Road map from another planet, part 2
Posted by aogTuesday, 10 June 2003 at 17:33 TrackBack Ping URL
Like a bad tooth I can't help picking at this article. Shehata lists five points that he thinks would form the basis of a viable Middle East peace plan.

First up is "security" which depends on “completely nonmilitarized Palestinian state”. And who, exactly, would demilitarize it and keep it that way? The UN? What would be done when bomb and missile factories were discovered? There is of course no mention of any answers to these questions, the ability to achieve this miraculous state is simply assumed.

Then there are settlements and refugees. Shehata claims that a $25 billion fund administered by the UN would suffice. The UN, which looted the Iraqi Oil-For-Food program, that has been a corrupt pit of malfaescance, that currently lets Arafat loot the aid going to the Palestinians? That UN? Some of the money would be used to relocate Israel settlers and the rest to compmensate Palestinians who claim to have lived in whatis now Israel before 1948. I'll skip over the lack of any discussion of how to persuade Hamas to give up the "right of return" and look at the fact that the Palestinians have been willing to accept their own impovershment in exchange for just attacking Israel. That would seem to indicate that they won't be bought off with money to give up.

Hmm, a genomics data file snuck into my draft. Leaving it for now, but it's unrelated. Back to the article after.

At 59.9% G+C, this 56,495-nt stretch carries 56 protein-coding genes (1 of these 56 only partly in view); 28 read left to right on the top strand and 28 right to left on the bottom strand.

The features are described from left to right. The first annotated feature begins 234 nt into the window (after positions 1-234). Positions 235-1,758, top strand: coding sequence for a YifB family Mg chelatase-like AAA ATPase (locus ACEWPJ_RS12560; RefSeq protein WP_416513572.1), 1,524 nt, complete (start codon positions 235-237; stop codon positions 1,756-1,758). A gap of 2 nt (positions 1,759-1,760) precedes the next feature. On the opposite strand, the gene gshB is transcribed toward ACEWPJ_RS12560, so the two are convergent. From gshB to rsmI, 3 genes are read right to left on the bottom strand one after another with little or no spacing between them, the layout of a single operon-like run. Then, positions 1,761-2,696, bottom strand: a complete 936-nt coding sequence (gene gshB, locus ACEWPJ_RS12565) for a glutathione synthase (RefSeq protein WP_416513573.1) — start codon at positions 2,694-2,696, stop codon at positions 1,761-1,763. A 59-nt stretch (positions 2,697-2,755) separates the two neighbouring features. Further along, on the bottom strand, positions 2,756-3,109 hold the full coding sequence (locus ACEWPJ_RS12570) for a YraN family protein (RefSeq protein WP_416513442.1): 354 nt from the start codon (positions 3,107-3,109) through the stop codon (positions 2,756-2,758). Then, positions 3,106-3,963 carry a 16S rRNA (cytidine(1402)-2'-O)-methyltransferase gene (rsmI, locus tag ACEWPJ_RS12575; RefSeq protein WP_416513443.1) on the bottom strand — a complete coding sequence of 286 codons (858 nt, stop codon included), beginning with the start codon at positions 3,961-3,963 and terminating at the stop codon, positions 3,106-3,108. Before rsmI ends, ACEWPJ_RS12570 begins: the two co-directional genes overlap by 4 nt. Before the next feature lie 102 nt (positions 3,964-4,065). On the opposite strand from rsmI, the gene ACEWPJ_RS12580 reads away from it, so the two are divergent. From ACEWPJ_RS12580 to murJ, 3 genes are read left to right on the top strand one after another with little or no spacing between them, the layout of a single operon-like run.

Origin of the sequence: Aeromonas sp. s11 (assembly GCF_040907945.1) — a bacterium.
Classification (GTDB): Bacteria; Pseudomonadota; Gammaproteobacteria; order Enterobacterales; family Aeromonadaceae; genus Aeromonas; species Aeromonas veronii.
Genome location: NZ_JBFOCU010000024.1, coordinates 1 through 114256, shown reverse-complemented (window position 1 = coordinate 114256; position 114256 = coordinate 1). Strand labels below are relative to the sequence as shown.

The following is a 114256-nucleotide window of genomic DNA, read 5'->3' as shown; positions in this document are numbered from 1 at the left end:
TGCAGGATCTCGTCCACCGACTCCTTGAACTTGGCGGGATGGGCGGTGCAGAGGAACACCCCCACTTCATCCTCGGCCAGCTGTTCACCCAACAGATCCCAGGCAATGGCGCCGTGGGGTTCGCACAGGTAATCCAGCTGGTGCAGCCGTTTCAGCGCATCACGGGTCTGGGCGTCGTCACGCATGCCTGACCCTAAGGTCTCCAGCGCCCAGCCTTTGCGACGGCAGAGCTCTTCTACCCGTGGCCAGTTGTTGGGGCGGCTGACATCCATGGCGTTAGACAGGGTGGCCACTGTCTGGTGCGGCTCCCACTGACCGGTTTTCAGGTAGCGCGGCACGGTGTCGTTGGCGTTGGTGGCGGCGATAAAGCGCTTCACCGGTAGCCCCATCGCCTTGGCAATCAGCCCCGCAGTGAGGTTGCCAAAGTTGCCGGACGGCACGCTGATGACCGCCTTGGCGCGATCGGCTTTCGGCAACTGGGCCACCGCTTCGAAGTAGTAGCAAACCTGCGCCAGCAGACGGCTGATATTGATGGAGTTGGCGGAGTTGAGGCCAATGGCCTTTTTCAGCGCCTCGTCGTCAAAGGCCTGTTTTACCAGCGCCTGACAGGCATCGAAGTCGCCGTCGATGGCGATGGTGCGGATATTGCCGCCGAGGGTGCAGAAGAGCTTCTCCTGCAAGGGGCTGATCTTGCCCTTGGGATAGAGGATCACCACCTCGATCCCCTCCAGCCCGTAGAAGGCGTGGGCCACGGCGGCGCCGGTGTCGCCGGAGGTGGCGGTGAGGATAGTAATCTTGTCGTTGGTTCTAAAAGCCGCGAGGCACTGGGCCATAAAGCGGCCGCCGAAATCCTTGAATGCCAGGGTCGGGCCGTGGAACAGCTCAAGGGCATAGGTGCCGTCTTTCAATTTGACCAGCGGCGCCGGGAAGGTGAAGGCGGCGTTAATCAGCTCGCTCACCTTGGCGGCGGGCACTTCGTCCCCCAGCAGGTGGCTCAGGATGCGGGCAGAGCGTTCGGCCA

Related to this, Shehata states

At the same time, Israel must acknowledge the grave injustice that has been done to Palestinian refugees. Recognizing the symbolic right of return would take the form of allowing a small number of Palestinians to return to Israel.
Well, bummer. Things happen in war. When people like Shehata demand compensation for the Jews who fled to Israel at the same time then I'll consider this kind of thing something other than moral equivalency and appeasement.

Then we get to economics, which basically consists of free trade. Of what? What does Palestine produce except refugees and death cults? I was looking at a satellite photo of the area which was used to illustrate where the proposed wall would go. The border was obvious - on one side civilization, on the other desolation.

Finally we have borders. Despite the emphasis on security and the Palestinians, Shehata requires the return of the Golan Heights and the Shebaa Farms. Of the latter, even Shehata's revered UN agrees that the land is not part of Lebanon. But hey, once you're appeasing why not go all the way?